Side effects of HPV vaccine include fainting, infections
These side effects were somewhat expected and thus the latest findings support the general safety of routine vaccination.'
Tue, Oct 02 2012 at 9:33 AM
A pediatrician gives an HPV vaccination to a 13-year-old girl in 2011 in Miami, Florida. (Photo: Joe Raedle/AFP)
The human papillomavirus (HPV) vaccine is generally safe, but may increase the risk of fainting and skin infections shortly after vaccination, a new study finds.
The study included nearly 200,000 girls who received at least one dose of the quadrivalent HPV vaccine, known as Gardasil, which is marketed by Merck & Co. and protects against four strains of HPV.
Researchers found that fainting was six times more likely to occur on the day of vaccination, compared with a period many months after vaccination — there were 24 cases of fainting per 1,000 people on the day of vaccination, compared with an average of four cases per 1,000 people during a time period months after vaccination.
And skin infections were nearly twice as likely to occur within two weeks of vaccination compared with many months after vaccination. There were 3.5 cases of skin infections per 1,000 people during the two weeks after vaccination, compared with 2.2 cases per 1,000 people during the comparison time period, the researchers said.
Because these side effects were somewhat expected, and the study did not find any new safety concerns, the findings "support the general safety of routine vaccination," the researchers said.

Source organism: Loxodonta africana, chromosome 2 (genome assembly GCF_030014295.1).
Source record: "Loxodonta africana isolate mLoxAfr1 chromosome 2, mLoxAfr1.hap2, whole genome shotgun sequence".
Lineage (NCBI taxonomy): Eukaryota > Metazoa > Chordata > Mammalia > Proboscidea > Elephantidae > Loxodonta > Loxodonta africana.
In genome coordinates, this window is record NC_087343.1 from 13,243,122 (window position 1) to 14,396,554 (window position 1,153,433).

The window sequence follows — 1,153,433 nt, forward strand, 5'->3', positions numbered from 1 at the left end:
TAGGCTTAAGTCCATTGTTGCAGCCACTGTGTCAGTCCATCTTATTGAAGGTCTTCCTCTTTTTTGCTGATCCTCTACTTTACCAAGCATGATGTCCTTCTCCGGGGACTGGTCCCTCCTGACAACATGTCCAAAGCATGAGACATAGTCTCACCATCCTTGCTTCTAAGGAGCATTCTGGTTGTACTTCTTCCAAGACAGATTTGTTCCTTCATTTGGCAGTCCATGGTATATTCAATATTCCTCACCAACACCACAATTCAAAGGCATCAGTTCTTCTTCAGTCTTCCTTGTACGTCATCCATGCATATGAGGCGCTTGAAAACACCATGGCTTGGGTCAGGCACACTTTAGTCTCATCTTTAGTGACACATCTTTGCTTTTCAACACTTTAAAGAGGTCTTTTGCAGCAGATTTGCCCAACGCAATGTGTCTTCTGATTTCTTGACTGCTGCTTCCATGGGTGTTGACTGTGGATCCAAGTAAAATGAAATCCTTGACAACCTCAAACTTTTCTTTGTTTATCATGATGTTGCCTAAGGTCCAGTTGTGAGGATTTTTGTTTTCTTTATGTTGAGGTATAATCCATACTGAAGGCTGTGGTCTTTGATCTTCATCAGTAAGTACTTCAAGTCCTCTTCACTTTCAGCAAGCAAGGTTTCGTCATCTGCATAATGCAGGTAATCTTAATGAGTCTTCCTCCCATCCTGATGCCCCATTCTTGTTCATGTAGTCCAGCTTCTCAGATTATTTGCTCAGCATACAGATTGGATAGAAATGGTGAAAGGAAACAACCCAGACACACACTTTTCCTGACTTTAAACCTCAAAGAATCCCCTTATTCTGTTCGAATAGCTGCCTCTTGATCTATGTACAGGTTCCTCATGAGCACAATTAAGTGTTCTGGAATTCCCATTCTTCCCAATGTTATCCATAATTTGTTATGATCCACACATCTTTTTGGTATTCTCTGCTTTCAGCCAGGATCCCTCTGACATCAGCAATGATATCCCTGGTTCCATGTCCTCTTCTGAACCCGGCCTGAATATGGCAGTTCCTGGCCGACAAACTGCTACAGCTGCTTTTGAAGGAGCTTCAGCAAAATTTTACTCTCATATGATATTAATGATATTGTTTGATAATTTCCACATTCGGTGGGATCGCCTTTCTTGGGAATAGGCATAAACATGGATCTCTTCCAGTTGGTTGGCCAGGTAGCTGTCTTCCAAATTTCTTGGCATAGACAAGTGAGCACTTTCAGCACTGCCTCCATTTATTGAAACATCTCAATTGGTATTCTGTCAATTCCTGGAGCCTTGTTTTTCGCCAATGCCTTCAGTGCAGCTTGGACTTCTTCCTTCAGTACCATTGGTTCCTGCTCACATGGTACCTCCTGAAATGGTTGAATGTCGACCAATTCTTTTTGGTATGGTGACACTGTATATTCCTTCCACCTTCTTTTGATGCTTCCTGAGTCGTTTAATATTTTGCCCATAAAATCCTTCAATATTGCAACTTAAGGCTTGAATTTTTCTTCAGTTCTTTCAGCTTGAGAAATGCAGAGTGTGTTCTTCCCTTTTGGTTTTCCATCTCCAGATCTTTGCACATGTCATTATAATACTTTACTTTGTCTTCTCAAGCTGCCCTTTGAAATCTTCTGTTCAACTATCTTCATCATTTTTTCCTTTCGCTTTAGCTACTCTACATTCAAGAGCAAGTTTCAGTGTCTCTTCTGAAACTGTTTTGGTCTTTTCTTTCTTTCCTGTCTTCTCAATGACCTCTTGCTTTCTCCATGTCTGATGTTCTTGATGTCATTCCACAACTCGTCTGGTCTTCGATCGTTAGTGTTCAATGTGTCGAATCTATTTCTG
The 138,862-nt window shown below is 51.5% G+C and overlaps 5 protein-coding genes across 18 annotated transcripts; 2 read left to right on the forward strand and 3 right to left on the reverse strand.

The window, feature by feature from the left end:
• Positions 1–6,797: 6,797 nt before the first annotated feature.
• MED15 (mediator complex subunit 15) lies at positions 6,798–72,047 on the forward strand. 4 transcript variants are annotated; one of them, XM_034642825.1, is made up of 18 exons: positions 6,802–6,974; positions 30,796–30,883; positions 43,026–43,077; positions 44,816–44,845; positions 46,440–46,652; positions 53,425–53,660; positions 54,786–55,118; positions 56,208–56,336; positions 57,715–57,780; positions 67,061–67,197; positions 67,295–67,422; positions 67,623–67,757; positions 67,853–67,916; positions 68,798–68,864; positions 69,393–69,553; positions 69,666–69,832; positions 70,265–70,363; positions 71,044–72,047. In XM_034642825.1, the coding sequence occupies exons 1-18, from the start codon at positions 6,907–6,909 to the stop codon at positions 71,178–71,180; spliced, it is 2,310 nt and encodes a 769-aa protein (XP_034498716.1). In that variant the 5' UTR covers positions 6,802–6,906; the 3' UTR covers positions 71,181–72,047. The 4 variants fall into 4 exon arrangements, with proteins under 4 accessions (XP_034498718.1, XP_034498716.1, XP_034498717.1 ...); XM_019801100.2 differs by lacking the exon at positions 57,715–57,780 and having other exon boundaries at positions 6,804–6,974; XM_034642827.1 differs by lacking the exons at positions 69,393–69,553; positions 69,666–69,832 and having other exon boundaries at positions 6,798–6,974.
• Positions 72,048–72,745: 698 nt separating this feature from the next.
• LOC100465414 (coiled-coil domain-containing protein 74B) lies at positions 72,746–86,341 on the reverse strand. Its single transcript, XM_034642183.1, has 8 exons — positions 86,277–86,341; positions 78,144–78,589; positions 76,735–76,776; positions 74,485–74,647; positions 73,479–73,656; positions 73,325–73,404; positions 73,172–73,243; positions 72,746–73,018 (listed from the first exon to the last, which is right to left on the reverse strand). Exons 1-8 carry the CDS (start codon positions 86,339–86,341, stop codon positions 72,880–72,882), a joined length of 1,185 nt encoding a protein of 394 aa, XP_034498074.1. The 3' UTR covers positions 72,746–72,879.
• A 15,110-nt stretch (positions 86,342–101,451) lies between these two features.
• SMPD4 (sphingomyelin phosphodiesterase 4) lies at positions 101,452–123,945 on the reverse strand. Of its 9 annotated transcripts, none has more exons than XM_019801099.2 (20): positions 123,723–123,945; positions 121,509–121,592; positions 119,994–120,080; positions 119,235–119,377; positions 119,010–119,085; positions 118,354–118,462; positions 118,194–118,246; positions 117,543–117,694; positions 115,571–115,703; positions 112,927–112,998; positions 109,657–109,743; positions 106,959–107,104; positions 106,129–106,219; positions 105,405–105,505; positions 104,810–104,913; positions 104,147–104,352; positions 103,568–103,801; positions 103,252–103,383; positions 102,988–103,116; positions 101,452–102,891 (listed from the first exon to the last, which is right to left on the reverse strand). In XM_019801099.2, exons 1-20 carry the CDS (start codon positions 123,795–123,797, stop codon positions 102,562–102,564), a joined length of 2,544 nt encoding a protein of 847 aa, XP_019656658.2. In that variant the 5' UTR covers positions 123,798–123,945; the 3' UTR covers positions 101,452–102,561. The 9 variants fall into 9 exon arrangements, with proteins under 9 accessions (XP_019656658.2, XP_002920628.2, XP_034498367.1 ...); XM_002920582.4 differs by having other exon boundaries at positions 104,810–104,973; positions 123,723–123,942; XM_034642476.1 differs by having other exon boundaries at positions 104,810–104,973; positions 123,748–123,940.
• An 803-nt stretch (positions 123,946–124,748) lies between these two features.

HPV viruses are sexually transmitted viruses that usually cause no symptoms, but persistent infections can lead to cervical cancer. Gardasil was approved in 2006, after studies showed it was safe for use in females ages 9 to 26. But because studies conducted before a vaccine's approval are usually too small to detect rare side effects, researchers have continued to monitor the safety of the HPV vaccine.
In the new study, Nicola Klein, of Kaiser Permanente Vaccine Study Center in Oakland, Calif., and colleagues analyzed information from about 189,600 girls and young women, who received a total of 350,000 doses of the HPV vaccine between 2006 and 2008. The researchers calculated the annual rate of each side effect they observed.
The researchers determined how likely participants were to be hospitalized or visit the emergency room for certain conditions in the 60 days after the vaccination, compared with a period many months after vaccination.
Injections in general are known to be linked with fainting, and so this result "is not unexpected," the researchers said.
There is evidence to suggest some of the skin infections seen in the study were actually reactions at the injection site, but the researchers did not have enough information to confirm this.
Unlike some earlier studies, the new study did not find an increased risk of blood clots linked with the vaccine. The researchers made sure to rule out side effects that were due to conditions the patients already had.
Ongoing studies of HPV are still needed to examine the risk of side effects, the researchers said. They noted that future studies should attempt to rule out effects that could be caused by pre-existing conditions.
The study was funded by Merck, and was published on Oct. 1 in the journal Archives of Pediatrics & Adolescent Medicine.
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